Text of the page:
As COVID-19 cases rebound in certain states, employers are grappling with how to safely usher employees back to work. Undoubtedly, some degree of testing is necessary to make sure employees reintegrated into the workforce don't pose a safety risk to themselves or others. While employers would do well to take every precaution available during this time, it's equally important to remember that some types of screening, even when required with the best intentions, are still unlawful under current employment laws.

  • NLRB alters standard on abusive conduct, profane language at work

    The National Labor Relations Board (NLRB) recently modified its standard for dealing with abusive conduct and profane language at work. For years, the NLRB had permitted employees to make offensive, harassing, and racist statements so long as they were uttered while discussing wages, hours, or other terms and conditions of employment. In other words, the vulgar statements were "protected" as Section 7 activity under the National Labor Relations Act (NLRA). Read on to learn about the new standard.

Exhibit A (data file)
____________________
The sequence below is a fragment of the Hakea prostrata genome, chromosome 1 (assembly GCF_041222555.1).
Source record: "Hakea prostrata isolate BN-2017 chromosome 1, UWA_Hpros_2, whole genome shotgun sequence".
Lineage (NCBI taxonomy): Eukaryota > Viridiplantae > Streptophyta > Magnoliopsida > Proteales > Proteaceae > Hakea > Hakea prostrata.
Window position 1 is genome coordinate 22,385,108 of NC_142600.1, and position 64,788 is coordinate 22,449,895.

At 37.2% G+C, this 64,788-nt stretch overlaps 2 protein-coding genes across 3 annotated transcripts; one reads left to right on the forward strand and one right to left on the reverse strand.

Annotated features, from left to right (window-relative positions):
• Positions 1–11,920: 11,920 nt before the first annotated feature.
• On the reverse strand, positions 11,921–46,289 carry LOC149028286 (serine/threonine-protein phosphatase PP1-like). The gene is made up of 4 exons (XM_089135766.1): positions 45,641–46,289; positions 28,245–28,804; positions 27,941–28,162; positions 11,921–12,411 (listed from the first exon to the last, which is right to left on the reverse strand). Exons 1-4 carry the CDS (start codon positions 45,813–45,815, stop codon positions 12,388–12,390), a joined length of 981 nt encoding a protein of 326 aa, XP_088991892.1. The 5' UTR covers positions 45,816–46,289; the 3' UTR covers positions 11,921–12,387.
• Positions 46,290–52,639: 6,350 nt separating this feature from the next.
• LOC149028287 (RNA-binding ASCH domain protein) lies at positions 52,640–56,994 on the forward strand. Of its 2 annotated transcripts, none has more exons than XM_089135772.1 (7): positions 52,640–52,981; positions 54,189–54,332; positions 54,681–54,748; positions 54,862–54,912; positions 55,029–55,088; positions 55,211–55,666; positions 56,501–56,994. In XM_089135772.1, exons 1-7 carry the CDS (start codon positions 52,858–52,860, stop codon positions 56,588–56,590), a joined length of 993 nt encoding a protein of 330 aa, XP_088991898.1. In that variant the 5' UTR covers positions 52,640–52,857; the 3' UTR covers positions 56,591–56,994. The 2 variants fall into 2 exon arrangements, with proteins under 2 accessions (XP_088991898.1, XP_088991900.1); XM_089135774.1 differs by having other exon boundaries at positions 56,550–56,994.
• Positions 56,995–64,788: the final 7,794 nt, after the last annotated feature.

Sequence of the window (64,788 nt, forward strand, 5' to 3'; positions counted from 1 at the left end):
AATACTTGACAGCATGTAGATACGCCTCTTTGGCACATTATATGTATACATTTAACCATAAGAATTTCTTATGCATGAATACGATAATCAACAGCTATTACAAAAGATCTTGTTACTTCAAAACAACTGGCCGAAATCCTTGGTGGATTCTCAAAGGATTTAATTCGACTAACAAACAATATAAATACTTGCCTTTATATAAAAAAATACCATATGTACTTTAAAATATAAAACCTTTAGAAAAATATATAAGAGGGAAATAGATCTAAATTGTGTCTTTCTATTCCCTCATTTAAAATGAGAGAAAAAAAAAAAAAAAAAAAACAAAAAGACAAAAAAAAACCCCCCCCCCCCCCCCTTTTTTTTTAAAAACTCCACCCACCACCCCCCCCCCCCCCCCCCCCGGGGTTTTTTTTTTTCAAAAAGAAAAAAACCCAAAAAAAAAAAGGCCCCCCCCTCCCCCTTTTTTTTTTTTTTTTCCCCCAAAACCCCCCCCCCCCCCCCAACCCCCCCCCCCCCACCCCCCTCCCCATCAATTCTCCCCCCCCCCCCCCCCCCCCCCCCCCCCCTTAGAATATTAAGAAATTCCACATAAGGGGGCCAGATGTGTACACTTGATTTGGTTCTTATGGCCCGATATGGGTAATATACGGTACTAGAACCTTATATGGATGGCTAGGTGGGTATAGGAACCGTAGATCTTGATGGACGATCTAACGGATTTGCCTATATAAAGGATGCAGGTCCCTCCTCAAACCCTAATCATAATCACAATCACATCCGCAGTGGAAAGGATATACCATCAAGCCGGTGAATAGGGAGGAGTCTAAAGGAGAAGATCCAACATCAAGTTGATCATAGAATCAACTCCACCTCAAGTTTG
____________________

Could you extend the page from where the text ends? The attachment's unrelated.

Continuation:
• DOL releases 'simpler, easier to use' FMLA forms

    The U.S. Department of Labor (DOL) has published revised "optional- use" Family and Medical Leave Act (FMLA) forms. The agency claims the new forms are simpler and easier for employers, employees, and healthcare providers to use. For example, the revised forms include more questions users can answer by checking a response box.